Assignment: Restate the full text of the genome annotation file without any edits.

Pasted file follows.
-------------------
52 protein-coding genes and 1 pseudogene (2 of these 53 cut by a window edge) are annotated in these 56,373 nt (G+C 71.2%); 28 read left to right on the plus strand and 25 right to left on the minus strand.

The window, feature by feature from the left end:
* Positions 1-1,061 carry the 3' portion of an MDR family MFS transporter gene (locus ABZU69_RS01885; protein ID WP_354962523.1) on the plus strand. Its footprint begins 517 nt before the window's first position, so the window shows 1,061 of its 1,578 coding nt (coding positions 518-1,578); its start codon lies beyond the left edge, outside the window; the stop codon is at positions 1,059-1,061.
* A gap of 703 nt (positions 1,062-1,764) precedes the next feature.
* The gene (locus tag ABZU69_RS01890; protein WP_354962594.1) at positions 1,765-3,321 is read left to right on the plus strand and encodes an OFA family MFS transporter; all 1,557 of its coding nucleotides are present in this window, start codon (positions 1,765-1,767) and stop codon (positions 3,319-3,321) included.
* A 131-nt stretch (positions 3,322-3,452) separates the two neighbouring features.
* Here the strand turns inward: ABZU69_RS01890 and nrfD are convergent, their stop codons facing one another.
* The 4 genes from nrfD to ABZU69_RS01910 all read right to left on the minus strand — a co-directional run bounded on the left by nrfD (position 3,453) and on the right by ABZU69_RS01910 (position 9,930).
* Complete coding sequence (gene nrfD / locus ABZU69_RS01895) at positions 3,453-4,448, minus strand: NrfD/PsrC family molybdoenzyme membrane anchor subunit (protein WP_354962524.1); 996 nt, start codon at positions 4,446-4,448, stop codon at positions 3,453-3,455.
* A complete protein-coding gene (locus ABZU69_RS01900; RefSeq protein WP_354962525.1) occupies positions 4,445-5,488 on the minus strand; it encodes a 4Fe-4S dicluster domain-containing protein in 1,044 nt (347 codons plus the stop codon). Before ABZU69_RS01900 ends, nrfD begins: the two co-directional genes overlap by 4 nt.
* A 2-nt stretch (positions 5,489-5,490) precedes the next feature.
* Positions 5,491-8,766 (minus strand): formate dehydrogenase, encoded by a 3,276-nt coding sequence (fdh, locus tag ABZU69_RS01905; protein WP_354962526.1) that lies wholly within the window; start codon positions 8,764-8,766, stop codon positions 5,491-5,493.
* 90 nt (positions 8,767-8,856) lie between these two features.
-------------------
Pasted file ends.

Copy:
52 protein-coding genes and 1 pseudogene (2 of these 53 cut by a window edge) are annotated in these 56,373 nt (G+C 71.2%); 28 read left to right on the plus strand and 25 right to left on the minus strand.

The window, feature by feature from the left end:
* Positions 1-1,061 carry the 3' portion of an MDR family MFS transporter gene (locus ABZU69_RS01885; protein ID WP_354962523.1) on the plus strand. Its footprint begins 517 nt before the window's first position, so the window shows 1,061 of its 1,578 coding nt (coding positions 518-1,578); its start codon lies beyond the left edge, outside the window; the stop codon is at positions 1,059-1,061.
* A gap of 703 nt (positions 1,062-1,764) precedes the next feature.
* The gene (locus tag ABZU69_RS01890; protein WP_354962594.1) at positions 1,765-3,321 is read left to right on the plus strand and encodes an OFA family MFS transporter; all 1,557 of its coding nucleotides are present in this window, start codon (positions 1,765-1,767) and stop codon (positions 3,319-3,321) included.
* A 131-nt stretch (positions 3,322-3,452) separates the two neighbouring features.
* Here the strand turns inward: ABZU69_RS01890 and nrfD are convergent, their stop codons facing one another.
* The 4 genes from nrfD to ABZU69_RS01910 all read right to left on the minus strand — a co-directional run bounded on the left by nrfD (position 3,453) and on the right by ABZU69_RS01910 (position 9,930).
* Complete coding sequence (gene nrfD / locus ABZU69_RS01895) at positions 3,453-4,448, minus strand: NrfD/PsrC family molybdoenzyme membrane anchor subunit (protein WP_354962524.1); 996 nt, start codon at positions 4,446-4,448, stop codon at positions 3,453-3,455.
* A complete protein-coding gene (locus ABZU69_RS01900; RefSeq protein WP_354962525.1) occupies positions 4,445-5,488 on the minus strand; it encodes a 4Fe-4S dicluster domain-containing protein in 1,044 nt (347 codons plus the stop codon). Before ABZU69_RS01900 ends, nrfD begins: the two co-directional genes overlap by 4 nt.
* A 2-nt stretch (positions 5,489-5,490) precedes the next feature.
* Positions 5,491-8,766 (minus strand): formate dehydrogenase, encoded by a 3,276-nt coding sequence (fdh, locus tag ABZU69_RS01905; protein WP_354962526.1) that lies wholly within the window; start codon positions 8,764-8,766, stop codon positions 5,491-5,493.
* 90 nt (positions 8,767-8,856) lie between these two features.